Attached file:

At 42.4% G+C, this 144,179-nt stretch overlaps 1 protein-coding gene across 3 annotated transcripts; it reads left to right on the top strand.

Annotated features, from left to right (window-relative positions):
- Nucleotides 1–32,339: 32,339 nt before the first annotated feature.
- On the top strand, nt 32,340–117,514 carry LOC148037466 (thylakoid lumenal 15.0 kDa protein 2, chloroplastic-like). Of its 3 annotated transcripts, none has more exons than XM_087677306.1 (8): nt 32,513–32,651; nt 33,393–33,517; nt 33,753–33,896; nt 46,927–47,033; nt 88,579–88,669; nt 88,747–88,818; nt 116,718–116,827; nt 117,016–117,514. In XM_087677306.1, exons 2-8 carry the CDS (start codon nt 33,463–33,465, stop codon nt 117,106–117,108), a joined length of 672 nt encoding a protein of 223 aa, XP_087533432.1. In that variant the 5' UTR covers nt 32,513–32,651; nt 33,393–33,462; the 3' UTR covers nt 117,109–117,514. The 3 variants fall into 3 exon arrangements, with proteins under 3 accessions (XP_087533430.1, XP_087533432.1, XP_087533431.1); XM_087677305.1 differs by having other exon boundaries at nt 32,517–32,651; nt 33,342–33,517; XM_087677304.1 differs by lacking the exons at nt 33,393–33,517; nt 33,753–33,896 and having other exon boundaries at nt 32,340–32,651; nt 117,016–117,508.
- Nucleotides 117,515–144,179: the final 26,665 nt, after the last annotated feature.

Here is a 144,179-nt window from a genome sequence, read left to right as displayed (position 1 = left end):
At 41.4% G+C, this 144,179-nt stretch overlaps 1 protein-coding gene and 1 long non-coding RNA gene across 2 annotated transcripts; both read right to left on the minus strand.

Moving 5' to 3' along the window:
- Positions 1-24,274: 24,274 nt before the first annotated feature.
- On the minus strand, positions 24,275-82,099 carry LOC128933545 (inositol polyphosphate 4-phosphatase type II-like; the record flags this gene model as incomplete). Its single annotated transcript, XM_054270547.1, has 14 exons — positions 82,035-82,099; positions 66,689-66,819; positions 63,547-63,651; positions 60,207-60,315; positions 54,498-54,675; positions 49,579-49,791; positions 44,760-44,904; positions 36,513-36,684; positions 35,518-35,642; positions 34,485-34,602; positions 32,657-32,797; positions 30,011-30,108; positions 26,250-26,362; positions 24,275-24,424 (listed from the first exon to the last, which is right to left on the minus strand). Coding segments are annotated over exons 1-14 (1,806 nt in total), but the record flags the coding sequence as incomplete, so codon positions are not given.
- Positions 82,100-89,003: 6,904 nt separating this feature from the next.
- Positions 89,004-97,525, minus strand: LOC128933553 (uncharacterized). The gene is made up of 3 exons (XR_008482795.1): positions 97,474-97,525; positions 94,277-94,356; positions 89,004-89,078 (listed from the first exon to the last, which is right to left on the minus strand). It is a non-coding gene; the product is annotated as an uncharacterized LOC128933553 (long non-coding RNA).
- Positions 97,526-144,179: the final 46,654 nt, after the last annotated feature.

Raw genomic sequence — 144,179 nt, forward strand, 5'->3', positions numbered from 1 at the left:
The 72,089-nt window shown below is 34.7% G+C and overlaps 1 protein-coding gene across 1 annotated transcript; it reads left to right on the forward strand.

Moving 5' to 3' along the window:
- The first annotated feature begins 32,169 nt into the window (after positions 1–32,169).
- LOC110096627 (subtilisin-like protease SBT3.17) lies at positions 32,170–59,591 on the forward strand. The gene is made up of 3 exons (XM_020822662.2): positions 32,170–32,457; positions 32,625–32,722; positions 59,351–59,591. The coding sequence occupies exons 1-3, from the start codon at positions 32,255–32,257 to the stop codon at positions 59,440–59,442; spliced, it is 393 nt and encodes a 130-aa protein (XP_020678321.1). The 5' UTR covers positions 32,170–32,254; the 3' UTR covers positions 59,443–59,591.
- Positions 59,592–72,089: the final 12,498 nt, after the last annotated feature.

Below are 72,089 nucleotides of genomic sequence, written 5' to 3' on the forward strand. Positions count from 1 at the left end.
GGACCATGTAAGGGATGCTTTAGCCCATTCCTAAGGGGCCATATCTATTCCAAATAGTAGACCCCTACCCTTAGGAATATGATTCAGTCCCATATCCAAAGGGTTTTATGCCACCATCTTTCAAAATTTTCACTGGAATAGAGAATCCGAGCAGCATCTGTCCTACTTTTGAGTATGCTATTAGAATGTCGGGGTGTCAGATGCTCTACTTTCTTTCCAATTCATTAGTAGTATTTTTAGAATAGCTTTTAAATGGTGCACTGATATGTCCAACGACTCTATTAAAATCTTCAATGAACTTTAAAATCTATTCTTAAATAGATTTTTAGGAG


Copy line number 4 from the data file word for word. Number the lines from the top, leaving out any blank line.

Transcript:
- On the top strand, nt 32,340–117,514 carry LOC148037466 (thylakoid lumenal 15.0 kDa protein 2, chloroplastic-like). Of its 3 annotated transcripts, none has more exons than XM_087677306.1 (8): nt 32,513–32,651; nt 33,393–33,517; nt 33,753–33,896; nt 46,927–47,033; nt 88,579–88,669; nt 88,747–88,818; nt 116,718–116,827; nt 117,016–117,514. In XM_087677306.1, exons 2-8 carry the CDS (start codon nt 33,463–33,465, stop codon nt 117,106–117,108), a joined length of 672 nt encoding a protein of 223 aa, XP_087533432.1. In that variant the 5' UTR covers nt 32,513–32,651; nt 33,393–33,462; the 3' UTR covers nt 117,109–117,514. The 3 variants fall into 3 exon arrangements, with proteins under 3 accessions (XP_087533430.1, XP_087533432.1, XP_087533431.1); XM_087677305.1 differs by having other exon boundaries at nt 32,517–32,651; nt 33,342–33,517; XM_087677304.1 differs by lacking the exons at nt 33,393–33,517; nt 33,753–33,896 and having other exon boundaries at nt 32,340–32,651; nt 117,016–117,508.